easyJet questions Eurowings acquisition

23rd Dec 2005

easyJet has reacted to the acquisition of Eurowings by Lufthansa with the following statement:

Last night the European CommissionÊapproved the planned acquisition of control over Eurowings by Lufthansa without a thorough examination -Êeven though Lufthansa and its partners already have a market share of 57% in Germany.

Given the dominant position of Lufthansa in the German market and the appalling way the European Commission has dealt with this case, easyJet has today sent a letter to Lufthansa CEOÊWolfgang Mayrhuber to ask him three straight questions - three questions to which easyJet believes every passenger in Germany has a right to know the answers. Ê

1)ÊÊÊÊÊÊWhat guarantees can LufthansaÊgive that it will not use its dominant position to raise prices for consumers?

2)ÊÊÊÊÊÊWhat guarantees can LufthansaÊgive that it will not use Eurowings/Germanwings to engage in illegal dumping toÊthe detriment of competition?


3)ÊÊÊÊÊÊHow can it be in the interest of the consumer, if the dominant player tightens its grip on the market? Ê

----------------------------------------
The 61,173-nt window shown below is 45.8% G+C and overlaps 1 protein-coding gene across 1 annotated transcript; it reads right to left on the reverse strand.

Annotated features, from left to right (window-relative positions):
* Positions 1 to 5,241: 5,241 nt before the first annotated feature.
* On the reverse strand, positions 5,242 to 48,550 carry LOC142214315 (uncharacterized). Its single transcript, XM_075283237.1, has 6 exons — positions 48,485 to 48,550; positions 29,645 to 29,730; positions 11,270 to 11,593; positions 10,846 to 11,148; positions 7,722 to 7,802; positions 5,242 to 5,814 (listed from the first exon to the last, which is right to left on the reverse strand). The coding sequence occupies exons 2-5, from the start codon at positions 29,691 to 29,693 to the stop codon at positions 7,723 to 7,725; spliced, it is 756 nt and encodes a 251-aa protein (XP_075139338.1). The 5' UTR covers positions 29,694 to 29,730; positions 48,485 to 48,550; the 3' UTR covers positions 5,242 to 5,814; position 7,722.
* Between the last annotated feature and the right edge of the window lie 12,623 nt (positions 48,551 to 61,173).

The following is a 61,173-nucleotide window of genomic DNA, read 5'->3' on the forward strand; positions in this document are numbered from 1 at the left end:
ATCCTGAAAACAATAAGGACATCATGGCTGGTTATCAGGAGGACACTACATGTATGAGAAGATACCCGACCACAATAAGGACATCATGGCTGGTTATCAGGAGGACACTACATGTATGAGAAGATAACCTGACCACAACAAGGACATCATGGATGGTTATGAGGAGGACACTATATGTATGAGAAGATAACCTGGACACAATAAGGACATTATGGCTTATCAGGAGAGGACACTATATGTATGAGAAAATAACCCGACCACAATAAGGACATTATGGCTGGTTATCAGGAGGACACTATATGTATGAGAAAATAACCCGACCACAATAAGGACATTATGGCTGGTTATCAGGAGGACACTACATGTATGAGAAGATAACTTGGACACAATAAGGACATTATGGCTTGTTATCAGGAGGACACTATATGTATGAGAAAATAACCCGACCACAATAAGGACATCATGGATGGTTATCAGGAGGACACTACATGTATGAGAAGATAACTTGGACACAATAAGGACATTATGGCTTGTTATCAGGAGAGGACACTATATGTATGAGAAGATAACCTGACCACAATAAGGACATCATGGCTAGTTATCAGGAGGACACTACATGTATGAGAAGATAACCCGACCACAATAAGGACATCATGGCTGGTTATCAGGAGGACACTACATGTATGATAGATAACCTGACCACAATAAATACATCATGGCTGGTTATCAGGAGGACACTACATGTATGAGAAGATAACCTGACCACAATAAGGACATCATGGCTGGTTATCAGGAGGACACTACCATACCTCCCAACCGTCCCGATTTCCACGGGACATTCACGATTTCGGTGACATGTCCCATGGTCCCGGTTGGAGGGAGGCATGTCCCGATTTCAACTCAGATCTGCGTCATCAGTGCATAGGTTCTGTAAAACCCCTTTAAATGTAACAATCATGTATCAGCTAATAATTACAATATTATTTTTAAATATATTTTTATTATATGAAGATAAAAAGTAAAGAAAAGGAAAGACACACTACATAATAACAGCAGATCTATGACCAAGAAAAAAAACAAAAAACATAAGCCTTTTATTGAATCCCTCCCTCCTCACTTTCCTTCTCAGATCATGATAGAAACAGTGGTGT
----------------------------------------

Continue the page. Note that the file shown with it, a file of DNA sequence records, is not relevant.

John Kohlsaat, Country Manager easyJet Germany:

“Unfortunately, history teaches us to be sceptical of monopolies pretending to act in the public interest.”

“This is the third time in two years that the Commission has approved the strengthening ofÊa national airline’s monopoly with only scant attention to the impact on the flying public.ÊThe Commission is supposed to be the Guardian of the EU’s free market, but when it comes to airlines it seems to prefer the creation of national monopolies.”

“Lufthansa’s concessions are a joke. It’s not about a handful of slots on a few routes. When someone controls 57% of the market, you have to look at the market as a whole. All options are now on the table, including a complaint to the European Court of Justice.”

“Basically Lufthansa does not know how to react to the challenge of low-cost airlines. Lufthansa’s answer is to try to buy whatever they can: airlines, Frankfurt airport, air traffic control. This strategy will fail simply because these days it’s not about size but about efficiency, adaptability and, above all,Êa low cost base.”



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